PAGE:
Starter: Nikola Mirotic
Bench: Julius Randle, Troy Williams, Kenrich Williams
The Pelicans probably overpaid for Mirotic by throwing a first round pick in, but unless Chandler Hutchinson is the next Jimmy Butler, I’d say this is working out well for them currently. Mirotic took some time to get acclimated, but he did a great job of neutralizing Al-Farouq Aminu in the playoffs against Portland, and his pick-and-pop threat with Jrue Holiday is strong. He allows the Pelicans to put Anthony Davis at the 5 regularly, and the fit in four-around-one sets with Julius Randle at the 5 is going to be stellar.
Meanwhile, Randle might be an even better fit in the big man timeshare next to Davis than Cousins was. He brings the bully-ball that worked so well for DMC, but is a little bit quicker, and might be a little bit more functional as a defender in containing pick-and-rolls and allowing Davis to roam as a rim protector. As New Orleans continues to strive for up-tempo madness, Randle is going to thrive in getting more transition baskets and creating quicker pick-and-roll possessions with shooters around him in minutes at the 5. This is a match made in heaven for the Pelicans.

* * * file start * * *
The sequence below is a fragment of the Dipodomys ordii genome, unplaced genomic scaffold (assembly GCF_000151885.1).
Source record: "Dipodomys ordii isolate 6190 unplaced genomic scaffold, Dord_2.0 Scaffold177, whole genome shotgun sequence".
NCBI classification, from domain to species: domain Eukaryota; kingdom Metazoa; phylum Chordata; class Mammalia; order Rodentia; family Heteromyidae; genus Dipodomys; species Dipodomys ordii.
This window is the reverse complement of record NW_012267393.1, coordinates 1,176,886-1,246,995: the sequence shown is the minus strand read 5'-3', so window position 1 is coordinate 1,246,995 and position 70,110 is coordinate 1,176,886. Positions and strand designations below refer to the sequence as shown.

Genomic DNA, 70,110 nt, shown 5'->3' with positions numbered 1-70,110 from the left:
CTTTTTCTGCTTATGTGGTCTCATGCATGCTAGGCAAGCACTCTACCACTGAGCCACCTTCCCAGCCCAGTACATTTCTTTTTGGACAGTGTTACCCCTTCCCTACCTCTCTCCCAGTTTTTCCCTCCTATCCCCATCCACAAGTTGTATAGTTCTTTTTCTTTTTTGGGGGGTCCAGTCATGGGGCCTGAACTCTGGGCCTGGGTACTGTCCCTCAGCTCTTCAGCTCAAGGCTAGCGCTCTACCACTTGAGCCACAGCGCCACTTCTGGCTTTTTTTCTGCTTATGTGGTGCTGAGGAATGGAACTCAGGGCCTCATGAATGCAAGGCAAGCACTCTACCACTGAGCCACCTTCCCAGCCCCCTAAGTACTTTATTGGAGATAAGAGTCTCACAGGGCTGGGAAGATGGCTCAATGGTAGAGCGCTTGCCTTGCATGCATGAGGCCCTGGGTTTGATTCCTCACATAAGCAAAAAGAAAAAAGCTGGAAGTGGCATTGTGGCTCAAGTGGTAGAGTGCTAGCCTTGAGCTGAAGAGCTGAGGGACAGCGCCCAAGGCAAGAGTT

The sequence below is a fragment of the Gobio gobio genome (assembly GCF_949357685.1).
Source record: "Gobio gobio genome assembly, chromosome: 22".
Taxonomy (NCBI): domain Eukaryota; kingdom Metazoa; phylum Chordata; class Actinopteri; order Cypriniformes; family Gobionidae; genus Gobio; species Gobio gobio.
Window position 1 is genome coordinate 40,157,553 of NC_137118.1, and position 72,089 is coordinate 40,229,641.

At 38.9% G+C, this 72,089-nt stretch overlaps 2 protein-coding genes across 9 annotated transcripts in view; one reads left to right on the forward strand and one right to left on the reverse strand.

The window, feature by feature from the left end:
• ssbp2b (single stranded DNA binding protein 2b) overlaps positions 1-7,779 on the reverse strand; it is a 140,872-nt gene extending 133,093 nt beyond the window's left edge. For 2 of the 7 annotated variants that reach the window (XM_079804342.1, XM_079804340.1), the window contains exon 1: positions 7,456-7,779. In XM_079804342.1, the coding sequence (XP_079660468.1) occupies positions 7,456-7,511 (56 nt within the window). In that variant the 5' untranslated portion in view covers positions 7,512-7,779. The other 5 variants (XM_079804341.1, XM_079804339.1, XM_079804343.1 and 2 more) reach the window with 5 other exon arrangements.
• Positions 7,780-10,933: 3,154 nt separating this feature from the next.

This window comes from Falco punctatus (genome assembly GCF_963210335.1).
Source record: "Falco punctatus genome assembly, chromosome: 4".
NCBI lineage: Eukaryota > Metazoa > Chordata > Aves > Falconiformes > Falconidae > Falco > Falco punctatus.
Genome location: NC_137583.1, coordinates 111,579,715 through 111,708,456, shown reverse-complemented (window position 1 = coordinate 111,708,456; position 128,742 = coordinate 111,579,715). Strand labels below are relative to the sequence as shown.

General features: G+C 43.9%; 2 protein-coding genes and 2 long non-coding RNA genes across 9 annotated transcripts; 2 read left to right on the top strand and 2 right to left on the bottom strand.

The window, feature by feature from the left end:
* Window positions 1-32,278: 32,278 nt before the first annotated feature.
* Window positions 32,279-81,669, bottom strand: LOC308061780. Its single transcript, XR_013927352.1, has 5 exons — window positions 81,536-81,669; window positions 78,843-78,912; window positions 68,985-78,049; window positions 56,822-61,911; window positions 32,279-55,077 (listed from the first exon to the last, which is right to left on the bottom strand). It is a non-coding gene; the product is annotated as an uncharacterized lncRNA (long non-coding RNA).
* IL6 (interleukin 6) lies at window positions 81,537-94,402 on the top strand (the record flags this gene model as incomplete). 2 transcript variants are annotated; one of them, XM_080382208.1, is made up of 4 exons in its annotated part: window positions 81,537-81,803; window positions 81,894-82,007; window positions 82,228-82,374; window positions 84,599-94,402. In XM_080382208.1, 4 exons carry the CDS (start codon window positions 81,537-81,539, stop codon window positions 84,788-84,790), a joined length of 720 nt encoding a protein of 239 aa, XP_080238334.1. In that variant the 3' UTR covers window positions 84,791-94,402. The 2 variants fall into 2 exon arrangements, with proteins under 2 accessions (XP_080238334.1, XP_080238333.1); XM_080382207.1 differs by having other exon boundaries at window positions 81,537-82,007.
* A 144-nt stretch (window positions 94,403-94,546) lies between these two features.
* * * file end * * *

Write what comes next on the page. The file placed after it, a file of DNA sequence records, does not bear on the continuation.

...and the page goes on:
We also can’t neglect two of the Pelicans’ best value buys and X-factors for the year — the Williamses, Troy and Kenrich. Troy has shown flashes of capable play as a stretch 4 with Memphis and New York, while Kenrich might have been the player most ready to translate as a team defender at the 4 in last year’s draft class. It wouldn’t be surprising at all to see Kenrich get rotation minutes, given that he’s nearly 25 already, and he’s really that advanced as a defensive prospect.